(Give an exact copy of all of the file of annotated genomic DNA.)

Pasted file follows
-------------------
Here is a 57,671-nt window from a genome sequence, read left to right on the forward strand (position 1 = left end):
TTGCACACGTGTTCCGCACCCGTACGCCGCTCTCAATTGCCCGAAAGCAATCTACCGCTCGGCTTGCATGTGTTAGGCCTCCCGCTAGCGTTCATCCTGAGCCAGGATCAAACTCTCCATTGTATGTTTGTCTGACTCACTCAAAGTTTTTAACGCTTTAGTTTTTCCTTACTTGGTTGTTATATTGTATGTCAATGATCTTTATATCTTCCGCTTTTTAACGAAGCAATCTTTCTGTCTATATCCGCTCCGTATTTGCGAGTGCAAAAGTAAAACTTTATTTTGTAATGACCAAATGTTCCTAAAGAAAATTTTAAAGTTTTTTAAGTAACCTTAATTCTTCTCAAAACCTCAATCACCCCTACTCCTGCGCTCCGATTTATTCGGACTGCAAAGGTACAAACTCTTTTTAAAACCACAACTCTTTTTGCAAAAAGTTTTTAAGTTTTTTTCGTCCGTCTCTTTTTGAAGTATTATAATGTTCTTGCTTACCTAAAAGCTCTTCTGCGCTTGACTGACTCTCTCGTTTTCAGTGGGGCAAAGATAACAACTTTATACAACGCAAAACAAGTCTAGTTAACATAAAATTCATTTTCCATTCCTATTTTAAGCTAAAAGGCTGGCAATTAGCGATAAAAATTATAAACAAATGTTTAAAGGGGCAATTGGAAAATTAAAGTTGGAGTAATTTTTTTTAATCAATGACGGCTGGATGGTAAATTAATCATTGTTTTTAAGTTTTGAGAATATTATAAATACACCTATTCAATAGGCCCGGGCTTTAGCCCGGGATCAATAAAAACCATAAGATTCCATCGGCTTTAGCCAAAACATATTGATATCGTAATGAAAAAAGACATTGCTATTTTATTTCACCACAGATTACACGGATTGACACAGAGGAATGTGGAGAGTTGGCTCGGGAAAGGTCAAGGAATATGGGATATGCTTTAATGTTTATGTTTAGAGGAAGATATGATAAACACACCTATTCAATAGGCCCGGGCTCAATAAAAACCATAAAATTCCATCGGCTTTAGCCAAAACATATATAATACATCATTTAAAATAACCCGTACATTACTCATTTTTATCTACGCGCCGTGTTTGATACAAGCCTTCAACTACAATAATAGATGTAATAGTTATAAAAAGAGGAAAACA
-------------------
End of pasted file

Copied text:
Here is a 57,671-nt window from a genome sequence, read left to right on the forward strand (position 1 = left end):
TTGCACACGTGTTCCGCACCCGTACGCCGCTCTCAATTGCCCGAAAGCAATCTACCGCTCGGCTTGCATGTGTTAGGCCTCCCGCTAGCGTTCATCCTGAGCCAGGATCAAACTCTCCATTGTATGTTTGTCTGACTCACTCAAAGTTTTTAACGCTTTAGTTTTTCCTTACTTGGTTGTTATATTGTATGTCAATGATCTTTATATCTTCCGCTTTTTAACGAAGCAATCTTTCTGTCTATATCCGCTCCGTATTTGCGAGTGCAAAAGTAAAACTTTATTTTGTAATGACCAAATGTTCCTAAAGAAAATTTTAAAGTTTTTTAAGTAACCTTAATTCTTCTCAAAACCTCAATCACCCCTACTCCTGCGCTCCGATTTATTCGGACTGCAAAGGTACAAACTCTTTTTAAAACCACAACTCTTTTTGCAAAAAGTTTTTAAGTTTTTTTCGTCCGTCTCTTTTTGAAGTATTATAATGTTCTTGCTTACCTAAAAGCTCTTCTGCGCTTGACTGACTCTCTCGTTTTCAGTGGGGCAAAGATAACAACTTTATACAACGCAAAACAAGTCTAGTTAACATAAAATTCATTTTCCATTCCTATTTTAAGCTAAAAGGCTGGCAATTAGCGATAAAAATTATAAACAAATGTTTAAAGGGGCAATTGGAAAATTAAAGTTGGAGTAATTTTTTTTAATCAATGACGGCTGGATGGTAAATTAATCATTGTTTTTAAGTTTTGAGAATATTATAAATACACCTATTCAATAGGCCCGGGCTTTAGCCCGGGATCAATAAAAACCATAAGATTCCATCGGCTTTAGCCAAAACATATTGATATCGTAATGAAAAAAGACATTGCTATTTTATTTCACCACAGATTACACGGATTGACACAGAGGAATGTGGAGAGTTGGCTCGGGAAAGGTCAAGGAATATGGGATATGCTTTAATGTTTATGTTTAGAGGAAGATATGATAAACACACCTATTCAATAGGCCCGGGCTCAATAAAAACCATAAAATTCCATCGGCTTTAGCCAAAACATATATAATACATCATTTAAAATAACCCGTACATTACTCATTTTTATCTACGCGCCGTGTTTGATACAAGCCTTCAACTACAATAATAGATGTAATAGTTATAAAAAGAGGAAAACA